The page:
Bausback: Confiscations take place according to the code of criminal procedure for objects that are important pieces of evidence. You are mixing the two levels.
SPIEGEL: Pictures that are "unequivocally" Gurlitt's property are now to be returned. Isn't this turning the presumption of innocence on its head?
Bausback: On the contrary, this protects his rights. Evidence that is no longer required shall always be returned to the last individual who had it in his or her possession. But if there is reason to suspect that pictures actually belong to someone else, it's a different story. If the public prosecutor's office is aware of substantiated claims by third parties to looted art, for instance, it may not return the pictures to the last individual who had them in his or her possession.
SPIEGEL: Legal experts who we have questioned express serious doubt about this.
Bausback: I presume that Mr. Gurlitt's rights will be safeguarded during this process. These are complex legal questions, and they require complex solutions. Of course it also has to do with other issues -- particularly with regard to the paintings, which could be qualified as looted art and "degenerate art" -- and these matters should be resolved in a dialogue.
SPIEGEL: So far, there has been no dialogue with Mr. Gurlitt.
Bausback: I think I have sent out a very clear signal, and I will continue to endeavor to do so. To start with, I think it would now be advisable for someone from the task force who is knowledgeable about art to speak with Mr. Gurlitt.
SPIEGEL: What if he refuses to return looted art -- or paintings that were confiscated according to laws enacted under Nazi Germany -- to the heirs of the former victims? Even if these individuals could still be deemed the owners of the artwork, their civil claims to recover their property expired after 30 years. They lapsed a long time ago.
Bausback: It would be difficult for me to accept that our response to the restitution claims of such owners is that their demands are subject to the statute of limitations. I have therefore instructed my ministry to draw up draft legislation that we soon intend to put forward for debate. This legislation would prevent someone who acquired something in bad faith -- in other words, who knew that the pictures or other objects that he or she had purchased or inherited were sold under pressure by their owners -- from invoking the limitation period for claims under civil law.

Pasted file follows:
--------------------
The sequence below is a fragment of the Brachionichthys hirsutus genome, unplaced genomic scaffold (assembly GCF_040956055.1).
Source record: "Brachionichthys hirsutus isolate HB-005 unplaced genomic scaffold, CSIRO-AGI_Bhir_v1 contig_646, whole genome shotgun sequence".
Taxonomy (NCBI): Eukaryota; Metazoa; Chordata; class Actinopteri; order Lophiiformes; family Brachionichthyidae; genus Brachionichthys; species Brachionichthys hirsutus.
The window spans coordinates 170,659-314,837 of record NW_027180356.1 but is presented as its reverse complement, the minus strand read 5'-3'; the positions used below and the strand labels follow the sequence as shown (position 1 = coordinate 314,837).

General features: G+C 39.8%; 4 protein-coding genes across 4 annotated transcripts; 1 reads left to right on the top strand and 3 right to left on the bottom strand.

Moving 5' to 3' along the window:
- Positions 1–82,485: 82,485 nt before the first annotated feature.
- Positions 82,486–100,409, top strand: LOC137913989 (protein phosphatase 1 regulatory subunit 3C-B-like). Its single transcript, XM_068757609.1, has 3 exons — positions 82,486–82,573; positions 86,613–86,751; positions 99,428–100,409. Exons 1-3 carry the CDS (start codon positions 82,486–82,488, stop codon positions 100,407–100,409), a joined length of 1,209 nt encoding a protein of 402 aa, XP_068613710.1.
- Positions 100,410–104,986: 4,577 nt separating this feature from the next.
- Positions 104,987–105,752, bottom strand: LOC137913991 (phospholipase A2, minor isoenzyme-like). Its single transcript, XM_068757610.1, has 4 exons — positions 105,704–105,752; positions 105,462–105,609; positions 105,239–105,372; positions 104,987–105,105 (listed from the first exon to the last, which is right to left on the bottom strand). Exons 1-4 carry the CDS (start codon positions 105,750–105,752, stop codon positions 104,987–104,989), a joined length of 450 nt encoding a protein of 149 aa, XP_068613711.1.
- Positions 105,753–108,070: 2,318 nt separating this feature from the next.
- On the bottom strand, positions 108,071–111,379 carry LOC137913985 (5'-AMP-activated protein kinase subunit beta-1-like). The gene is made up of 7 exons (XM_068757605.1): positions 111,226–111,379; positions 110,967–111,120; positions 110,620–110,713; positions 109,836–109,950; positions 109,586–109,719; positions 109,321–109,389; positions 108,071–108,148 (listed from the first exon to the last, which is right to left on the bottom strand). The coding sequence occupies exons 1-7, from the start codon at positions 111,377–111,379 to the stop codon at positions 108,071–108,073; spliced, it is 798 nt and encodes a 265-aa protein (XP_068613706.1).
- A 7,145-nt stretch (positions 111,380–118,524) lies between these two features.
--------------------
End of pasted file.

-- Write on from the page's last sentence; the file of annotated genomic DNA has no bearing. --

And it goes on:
SPIEGEL: Would this also apply retroactively, in other words also be valid for this case?
Bausback: Yes. It is constitutionally somewhat problematic, but we believe that it can be justified.
SPIEGEL: Do you want to increase the pressure on Gurlitt to force him to give in sooner?
Bausback: No. I don't want pressure; I want dialogue. But I want to tackle a general problem that is of great concern to me. I would also like to clarify that there will be no horse trading along the lines of immunity from prosecution in return for renouncing ownership of the paintings. This has to do with dialogue and how we now deal with the pictures, not with the criminal case. I hope that Mr. Gurlitt will be open to this.
SPIEGEL: Perhaps you would have more luck with Gurlitt if you showed greater understanding for his position?
Bausback: As a fellow human being, I can sympathize to a certain extent with Mr. Gurlitt. But showing empathy alone doesn't help us any further.
SPIEGEL: But perhaps you have a message for Gurlitt?
Bausback: I would appreciate it if he could manage to contribute to a constructive solution. I hope in any case that he has the strength to deal with the situation in such a manner that he is also satisfied with the outcome.